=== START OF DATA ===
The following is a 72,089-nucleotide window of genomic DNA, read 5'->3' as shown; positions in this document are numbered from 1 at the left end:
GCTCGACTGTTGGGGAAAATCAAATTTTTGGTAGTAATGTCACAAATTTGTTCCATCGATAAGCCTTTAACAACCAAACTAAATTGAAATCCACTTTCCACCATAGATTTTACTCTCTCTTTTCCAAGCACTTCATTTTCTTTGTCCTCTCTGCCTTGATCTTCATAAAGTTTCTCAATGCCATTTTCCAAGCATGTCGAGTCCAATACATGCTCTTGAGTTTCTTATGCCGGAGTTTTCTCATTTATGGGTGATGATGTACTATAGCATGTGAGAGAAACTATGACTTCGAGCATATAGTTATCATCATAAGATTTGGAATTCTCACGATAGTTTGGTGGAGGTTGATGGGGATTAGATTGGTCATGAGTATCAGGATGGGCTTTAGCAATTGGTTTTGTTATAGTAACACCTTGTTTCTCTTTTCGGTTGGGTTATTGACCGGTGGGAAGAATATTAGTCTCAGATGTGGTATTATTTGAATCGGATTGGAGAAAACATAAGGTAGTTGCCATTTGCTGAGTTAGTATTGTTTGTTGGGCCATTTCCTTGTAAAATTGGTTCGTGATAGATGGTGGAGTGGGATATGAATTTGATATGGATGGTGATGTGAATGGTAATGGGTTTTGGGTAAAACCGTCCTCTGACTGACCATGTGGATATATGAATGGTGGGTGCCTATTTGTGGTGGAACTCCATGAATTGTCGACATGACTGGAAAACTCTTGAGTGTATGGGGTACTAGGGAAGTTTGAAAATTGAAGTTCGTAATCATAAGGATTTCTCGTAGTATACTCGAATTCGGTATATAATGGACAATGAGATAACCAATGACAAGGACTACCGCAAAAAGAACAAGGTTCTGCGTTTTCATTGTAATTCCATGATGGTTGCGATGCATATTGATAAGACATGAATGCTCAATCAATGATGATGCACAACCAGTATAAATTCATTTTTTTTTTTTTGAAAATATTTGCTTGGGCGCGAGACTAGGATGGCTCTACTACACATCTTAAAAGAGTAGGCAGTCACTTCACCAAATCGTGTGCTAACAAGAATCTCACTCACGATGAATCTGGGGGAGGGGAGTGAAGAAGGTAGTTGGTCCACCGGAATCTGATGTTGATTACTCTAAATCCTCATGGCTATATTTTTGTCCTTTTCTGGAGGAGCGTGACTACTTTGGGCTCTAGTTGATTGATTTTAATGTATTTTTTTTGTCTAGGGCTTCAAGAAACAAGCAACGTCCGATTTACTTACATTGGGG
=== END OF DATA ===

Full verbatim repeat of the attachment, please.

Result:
The following is a 72,089-nucleotide window of genomic DNA, read 5'->3' as shown; positions in this document are numbered from 1 at the left end:
GCTCGACTGTTGGGGAAAATCAAATTTTTGGTAGTAATGTCACAAATTTGTTCCATCGATAAGCCTTTAACAACCAAACTAAATTGAAATCCACTTTCCACCATAGATTTTACTCTCTCTTTTCCAAGCACTTCATTTTCTTTGTCCTCTCTGCCTTGATCTTCATAAAGTTTCTCAATGCCATTTTCCAAGCATGTCGAGTCCAATACATGCTCTTGAGTTTCTTATGCCGGAGTTTTCTCATTTATGGGTGATGATGTACTATAGCATGTGAGAGAAACTATGACTTCGAGCATATAGTTATCATCATAAGATTTGGAATTCTCACGATAGTTTGGTGGAGGTTGATGGGGATTAGATTGGTCATGAGTATCAGGATGGGCTTTAGCAATTGGTTTTGTTATAGTAACACCTTGTTTCTCTTTTCGGTTGGGTTATTGACCGGTGGGAAGAATATTAGTCTCAGATGTGGTATTATTTGAATCGGATTGGAGAAAACATAAGGTAGTTGCCATTTGCTGAGTTAGTATTGTTTGTTGGGCCATTTCCTTGTAAAATTGGTTCGTGATAGATGGTGGAGTGGGATATGAATTTGATATGGATGGTGATGTGAATGGTAATGGGTTTTGGGTAAAACCGTCCTCTGACTGACCATGTGGATATATGAATGGTGGGTGCCTATTTGTGGTGGAACTCCATGAATTGTCGACATGACTGGAAAACTCTTGAGTGTATGGGGTACTAGGGAAGTTTGAAAATTGAAGTTCGTAATCATAAGGATTTCTCGTAGTATACTCGAATTCGGTATATAATGGACAATGAGATAACCAATGACAAGGACTACCGCAAAAAGAACAAGGTTCTGCGTTTTCATTGTAATTCCATGATGGTTGCGATGCATATTGATAAGACATGAATGCTCAATCAATGATGATGCACAACCAGTATAAATTCATTTTTTTTTTTTTGAAAATATTTGCTTGGGCGCGAGACTAGGATGGCTCTACTACACATCTTAAAAGAGTAGGCAGTCACTTCACCAAATCGTGTGCTAACAAGAATCTCACTCACGATGAATCTGGGGGAGGGGAGTGAAGAAGGTAGTTGGTCCACCGGAATCTGATGTTGATTACTCTAAATCCTCATGGCTATATTTTTGTCCTTTTCTGGAGGAGCGTGACTACTTTGGGCTCTAGTTGATTGATTTTAATGTATTTTTTTTGTCTAGGGCTTCAAGAAACAAGCAACGTCCGATTTACTTACATTGGGG